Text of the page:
When Philomena and Sixsmith seek information about her son, the nuns deny them access to all records and conversations and lie to them again and again.

The story reaches its climax when Philomena realizes that her son had been trying to find her for years, that he had been to the convent in search of her, and that his body is, in fact, interred on the convent burial grounds.  (He had died of AIDS in his forties.) 

At this point, Sixsmith is ready to tear the nuns limb from limb for their cruelty and perfidy.  But Philomena says simply, “I forgive you.”  She does it because she believes in a God who is forgiving.  She says to her journalist friend Sixsmith, “If I don’t forgive, I will be like you.  That must be terribly exhausting.”

And so we have the conflict between doing justice, that is, calling attention to the nuns’ hateful and misguided behavior toward Philomena and many other young girls, and forgiving them.  And perhaps Philomena gets both, for she gives Sixsmith permission to tell the story--which is a sort of justice.

People react differently to movies.  Even in our group which attended the movie, some felt she forgive too easily and some did not.  But we all, at the same time, wanted justice.  Justice and forgiveness.  It’s the tension between these two that makes for great religious art again and again.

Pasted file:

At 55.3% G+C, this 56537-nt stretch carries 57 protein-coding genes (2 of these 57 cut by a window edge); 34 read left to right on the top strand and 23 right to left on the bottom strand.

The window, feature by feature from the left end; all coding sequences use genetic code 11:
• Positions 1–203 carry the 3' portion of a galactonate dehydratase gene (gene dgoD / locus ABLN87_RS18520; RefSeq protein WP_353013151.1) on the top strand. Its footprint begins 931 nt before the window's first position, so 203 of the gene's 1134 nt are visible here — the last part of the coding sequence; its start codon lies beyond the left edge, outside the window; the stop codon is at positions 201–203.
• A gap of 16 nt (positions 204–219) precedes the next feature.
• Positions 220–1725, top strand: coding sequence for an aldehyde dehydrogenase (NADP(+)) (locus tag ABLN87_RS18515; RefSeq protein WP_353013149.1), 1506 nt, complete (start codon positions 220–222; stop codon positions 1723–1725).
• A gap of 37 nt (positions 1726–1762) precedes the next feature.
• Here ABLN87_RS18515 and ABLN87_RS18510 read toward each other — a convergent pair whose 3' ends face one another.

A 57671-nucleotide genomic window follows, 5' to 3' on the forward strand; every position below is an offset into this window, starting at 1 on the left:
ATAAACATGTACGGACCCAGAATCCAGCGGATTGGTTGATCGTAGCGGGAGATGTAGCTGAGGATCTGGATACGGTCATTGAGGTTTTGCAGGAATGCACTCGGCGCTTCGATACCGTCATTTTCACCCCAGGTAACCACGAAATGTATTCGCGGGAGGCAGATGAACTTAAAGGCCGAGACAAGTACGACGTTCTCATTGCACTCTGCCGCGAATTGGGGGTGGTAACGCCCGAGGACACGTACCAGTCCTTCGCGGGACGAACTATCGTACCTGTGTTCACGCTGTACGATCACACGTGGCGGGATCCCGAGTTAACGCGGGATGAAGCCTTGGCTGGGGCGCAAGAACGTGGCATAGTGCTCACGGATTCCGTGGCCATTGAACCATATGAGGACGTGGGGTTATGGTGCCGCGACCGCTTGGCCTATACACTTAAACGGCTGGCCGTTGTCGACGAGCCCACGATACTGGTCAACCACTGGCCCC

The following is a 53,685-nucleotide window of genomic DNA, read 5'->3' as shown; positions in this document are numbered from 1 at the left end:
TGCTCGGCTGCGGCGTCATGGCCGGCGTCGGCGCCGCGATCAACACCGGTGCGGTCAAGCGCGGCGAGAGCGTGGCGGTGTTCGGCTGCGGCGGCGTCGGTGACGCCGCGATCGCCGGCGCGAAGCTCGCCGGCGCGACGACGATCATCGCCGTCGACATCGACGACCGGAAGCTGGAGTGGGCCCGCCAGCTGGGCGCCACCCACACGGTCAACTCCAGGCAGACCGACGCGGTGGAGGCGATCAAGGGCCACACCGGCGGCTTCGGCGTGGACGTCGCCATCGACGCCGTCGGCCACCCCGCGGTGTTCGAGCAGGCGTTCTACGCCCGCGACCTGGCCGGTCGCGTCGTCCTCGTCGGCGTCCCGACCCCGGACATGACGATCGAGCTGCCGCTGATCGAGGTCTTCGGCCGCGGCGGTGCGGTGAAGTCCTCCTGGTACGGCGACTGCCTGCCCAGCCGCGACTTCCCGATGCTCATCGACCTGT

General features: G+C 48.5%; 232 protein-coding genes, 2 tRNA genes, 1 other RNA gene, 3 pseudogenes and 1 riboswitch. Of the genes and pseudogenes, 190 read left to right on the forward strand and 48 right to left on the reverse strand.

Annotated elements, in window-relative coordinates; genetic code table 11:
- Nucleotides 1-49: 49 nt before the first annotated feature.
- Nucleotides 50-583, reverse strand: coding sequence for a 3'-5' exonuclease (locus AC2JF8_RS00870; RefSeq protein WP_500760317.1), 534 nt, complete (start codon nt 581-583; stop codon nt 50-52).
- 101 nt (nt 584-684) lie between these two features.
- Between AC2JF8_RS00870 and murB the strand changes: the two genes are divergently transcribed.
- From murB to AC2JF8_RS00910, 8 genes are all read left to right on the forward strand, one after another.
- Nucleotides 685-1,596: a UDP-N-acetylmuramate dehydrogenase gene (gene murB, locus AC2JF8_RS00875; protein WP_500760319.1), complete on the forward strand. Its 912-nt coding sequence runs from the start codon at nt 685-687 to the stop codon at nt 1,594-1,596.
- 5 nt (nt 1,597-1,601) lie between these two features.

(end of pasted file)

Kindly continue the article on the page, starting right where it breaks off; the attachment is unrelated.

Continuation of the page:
Like all rich stories this film is about other things besides the justice/forgiveness conflict, things like sexuality, homosexuality, innocence and experience. Philomena is a film that says significant things. So do Nebraska  and Twelve Years a Slave, but of the three, in spite of (or maybe because of) its age-old theme, Philomena seemed the freshest and most engaging.

Final Note: Anyone reading this in the Sioux Center area can encounter this same tension if they go to see the Dordt College Theatre’s production of Doubt on February 27, 28, and March 1.

Tuesday, February 18, 2014

Spiritual Formation: Abraham Kuyper and the Dissolving Self

In 1907 Abraham Kuyper began a series of 158 articles on the lordship of Christ, collected as Pro Rege.  It is best read, says James Bratt, as “his diagnosis of the West one decade into the twentieth century.”

One of Kuyper's concerns is a “general decline of religious consciousness” in people, which he attributes, in part, to the dissolving of the self,  caused by increasing technology, an unprecedented knowledge explosion, and a preoccupation with mammon, that is, wealth and the accumulation of wealth.

We might respond with a yawn and say, “just another old man who can’t adjust to the changes that time inevitably brings—Wordsworth in the 18th century exclaiming that “the world is too much with us,” that “getting and spending we lay waste our powers.” Thoreau in the 19th  century lamenting that  “The civilized man has built himself a coach but has lost the use of his feet.”  Schelhaas in the 21st century complaining about Smart phones and Twitter and Instagram.